SECURE Act: Optimize Outcomes with Charitable Trusts

Avery Tucker Fontaine, Andrew B. Seiken, Keith Kellum

The SECURE Act limits the opportunities for using an IRA in both direct and generation-skipping planning. Charitable trusts offer a compelling alternative to increase the inherited amount and the overall estate value while also creating an opportunity to make a charitable impact.

Stretch IRAs may no longer be the optimal way for individuals to defer inherited income due to new rules under the SECURE Act that limit intergenerational planning. A compelling alternative for multigenerational planning is the use of properly structured charitable trusts in conjunction with IRAs, even for those who are not charitably inclined. This approach provides significant after-tax benefits for the family's estate and intended beneficiaries while also creating an opportunity to make a charitable impact.

What Changed?

The SECURE Act increases the age requirement for Required Minimum Distributions (RMDs) from 70.5 to 72, and gives traditional IRA owners the ability to make contributions indefinitely. As a result, IRAs can grow for a longer time period, taking advantage of compounding. In addition, the SECURE Act mandates that most non-spouse inheritors of IRAs take distributions that empty the account within 10 years of inheritance. Non-spouse inheritors of IRAs must also consider that these required disbursements will be taxed as ordinary income.

Benefits of Charitable Trusts

Whether an individual is interested in making charitable contributions or not, the use of a charitable trust provides an opportunity to optimize beneficiary income.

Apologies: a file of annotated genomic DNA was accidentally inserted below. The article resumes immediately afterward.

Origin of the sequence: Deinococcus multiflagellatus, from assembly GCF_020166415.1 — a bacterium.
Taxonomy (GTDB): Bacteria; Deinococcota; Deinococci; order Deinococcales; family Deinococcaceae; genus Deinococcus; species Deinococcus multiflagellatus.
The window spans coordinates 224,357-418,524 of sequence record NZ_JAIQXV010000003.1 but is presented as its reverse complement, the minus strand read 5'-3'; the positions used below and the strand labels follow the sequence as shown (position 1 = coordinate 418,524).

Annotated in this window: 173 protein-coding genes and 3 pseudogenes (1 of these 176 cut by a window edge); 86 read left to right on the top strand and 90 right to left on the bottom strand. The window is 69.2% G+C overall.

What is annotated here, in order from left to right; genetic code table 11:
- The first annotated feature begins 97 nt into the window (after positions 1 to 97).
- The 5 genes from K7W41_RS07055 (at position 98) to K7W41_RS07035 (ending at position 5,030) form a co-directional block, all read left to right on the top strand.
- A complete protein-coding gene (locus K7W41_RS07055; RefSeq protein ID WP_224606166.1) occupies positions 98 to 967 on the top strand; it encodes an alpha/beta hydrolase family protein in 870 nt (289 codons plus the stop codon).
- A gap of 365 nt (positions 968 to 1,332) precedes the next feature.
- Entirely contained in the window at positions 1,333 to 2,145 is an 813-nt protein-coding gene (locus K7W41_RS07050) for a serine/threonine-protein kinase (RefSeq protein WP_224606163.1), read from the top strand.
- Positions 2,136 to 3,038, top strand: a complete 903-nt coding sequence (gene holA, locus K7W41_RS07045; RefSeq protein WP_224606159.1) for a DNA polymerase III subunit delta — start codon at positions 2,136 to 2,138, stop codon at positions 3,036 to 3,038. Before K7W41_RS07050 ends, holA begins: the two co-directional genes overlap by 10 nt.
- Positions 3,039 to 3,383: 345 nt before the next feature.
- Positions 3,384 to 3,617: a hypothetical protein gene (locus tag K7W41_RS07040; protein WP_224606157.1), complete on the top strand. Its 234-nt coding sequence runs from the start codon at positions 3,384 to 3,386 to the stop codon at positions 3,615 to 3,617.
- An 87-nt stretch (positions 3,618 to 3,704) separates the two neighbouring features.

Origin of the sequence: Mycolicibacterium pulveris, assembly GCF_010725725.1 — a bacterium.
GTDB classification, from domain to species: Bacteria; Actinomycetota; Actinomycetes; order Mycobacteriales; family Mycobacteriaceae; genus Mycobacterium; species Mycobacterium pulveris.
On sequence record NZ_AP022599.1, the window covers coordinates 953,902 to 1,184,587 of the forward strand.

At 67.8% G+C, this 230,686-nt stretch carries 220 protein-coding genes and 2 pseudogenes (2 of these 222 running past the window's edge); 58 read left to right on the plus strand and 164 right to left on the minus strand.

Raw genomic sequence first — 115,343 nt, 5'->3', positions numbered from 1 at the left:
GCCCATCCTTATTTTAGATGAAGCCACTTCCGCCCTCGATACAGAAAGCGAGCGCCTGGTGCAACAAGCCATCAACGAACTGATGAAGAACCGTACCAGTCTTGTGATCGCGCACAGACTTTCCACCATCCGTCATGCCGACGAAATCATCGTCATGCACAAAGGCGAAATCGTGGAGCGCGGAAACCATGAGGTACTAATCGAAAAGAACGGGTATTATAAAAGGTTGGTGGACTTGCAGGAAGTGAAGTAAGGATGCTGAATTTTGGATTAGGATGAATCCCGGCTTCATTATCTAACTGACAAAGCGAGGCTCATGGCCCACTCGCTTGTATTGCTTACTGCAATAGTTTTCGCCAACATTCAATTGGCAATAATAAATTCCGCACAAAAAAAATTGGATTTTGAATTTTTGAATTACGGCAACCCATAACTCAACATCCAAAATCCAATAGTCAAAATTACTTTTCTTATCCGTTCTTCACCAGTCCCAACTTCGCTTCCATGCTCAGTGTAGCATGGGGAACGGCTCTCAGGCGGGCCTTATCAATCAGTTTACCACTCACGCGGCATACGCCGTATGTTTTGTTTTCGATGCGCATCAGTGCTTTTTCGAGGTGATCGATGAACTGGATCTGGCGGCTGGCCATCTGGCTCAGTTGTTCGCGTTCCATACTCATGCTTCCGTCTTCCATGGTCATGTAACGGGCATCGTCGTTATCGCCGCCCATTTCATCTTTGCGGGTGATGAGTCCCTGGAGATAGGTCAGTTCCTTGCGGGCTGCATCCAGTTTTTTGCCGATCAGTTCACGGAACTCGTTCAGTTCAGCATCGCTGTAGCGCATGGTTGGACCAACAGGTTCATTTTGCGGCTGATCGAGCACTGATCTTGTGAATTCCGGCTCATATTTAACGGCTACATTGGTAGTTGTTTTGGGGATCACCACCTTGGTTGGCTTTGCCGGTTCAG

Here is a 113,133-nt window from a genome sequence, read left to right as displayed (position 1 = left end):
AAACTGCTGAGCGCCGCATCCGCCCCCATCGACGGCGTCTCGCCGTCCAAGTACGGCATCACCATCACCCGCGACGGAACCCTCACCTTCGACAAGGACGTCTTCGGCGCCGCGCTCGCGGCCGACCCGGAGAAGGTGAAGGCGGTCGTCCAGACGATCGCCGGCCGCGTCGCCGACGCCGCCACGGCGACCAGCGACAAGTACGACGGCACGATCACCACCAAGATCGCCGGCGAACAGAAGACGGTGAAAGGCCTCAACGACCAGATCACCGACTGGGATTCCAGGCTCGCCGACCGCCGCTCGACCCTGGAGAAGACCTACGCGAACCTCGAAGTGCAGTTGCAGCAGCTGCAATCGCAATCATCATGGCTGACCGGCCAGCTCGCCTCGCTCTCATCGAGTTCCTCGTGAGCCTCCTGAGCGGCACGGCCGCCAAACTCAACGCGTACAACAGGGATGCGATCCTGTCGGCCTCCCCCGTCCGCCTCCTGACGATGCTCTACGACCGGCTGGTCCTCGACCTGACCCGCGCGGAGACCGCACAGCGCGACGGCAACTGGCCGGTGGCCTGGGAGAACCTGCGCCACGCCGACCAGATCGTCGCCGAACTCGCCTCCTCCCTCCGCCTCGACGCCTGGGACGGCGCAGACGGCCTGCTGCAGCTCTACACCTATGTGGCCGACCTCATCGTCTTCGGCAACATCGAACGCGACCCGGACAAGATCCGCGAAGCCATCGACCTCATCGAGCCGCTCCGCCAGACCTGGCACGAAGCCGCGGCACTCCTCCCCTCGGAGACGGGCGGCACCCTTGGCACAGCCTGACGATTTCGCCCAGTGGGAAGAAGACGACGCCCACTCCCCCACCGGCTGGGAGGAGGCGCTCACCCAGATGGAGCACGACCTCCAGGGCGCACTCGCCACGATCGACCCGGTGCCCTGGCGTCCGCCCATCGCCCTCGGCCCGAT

Charitable trusts can be structured as either a lead trust or remainder trust, as well as either an annuity trust or unitrust. These differences determine which beneficiary (charitable and non-charitable) receives distributions during the term of the trust versus the remainder, as well as how the annual distributions are calculated.

  • A Charitable Lead Annuity Trust (CLAT) pays the charitable beneficiary an annual annuitized sum first over the given trust term, and the remainder goes to the individual beneficiary.
  • A Charitable Remainder Unitrust (CRUT) pays the individual beneficiary an annual sum first over the given term, and the remainder goes to the charitable beneficiary.

Trusts can be structured to accomplish a wide variety of goals, as illustrated in the following scenarios. In Scenario A, the grantor's goal is to maximize the value of steady payments to an heir over 10 years, while the goal in Scenario B is to maximize the amount bequeathed to an heir.

Scenario A: Maximize Steady Payments to Beneficiary Over 10 Years

Sam inherits a $4 million IRA from his grandfather from an IRA with level payments to the beneficiary. Assuming a 5.41% portfolio total return rate and 37% federal and 5% state income tax rates, he takes after-tax payments of $286,246 each year for 10 years. His total after-tax distributions over 10 years would be approximately $2.8 million.

If Sam's grandfather wants to maximize the amount of payments to Sam over a 10-year period, a Charitable Remainder Unitrust (CRUT) with a 20% payout rate provides more after-tax income than the pure IRA inheritance. As illustrated in the table below, Sam would receive $2.94 million in income, which is approximately $78,000 more than the straight IRA payment option.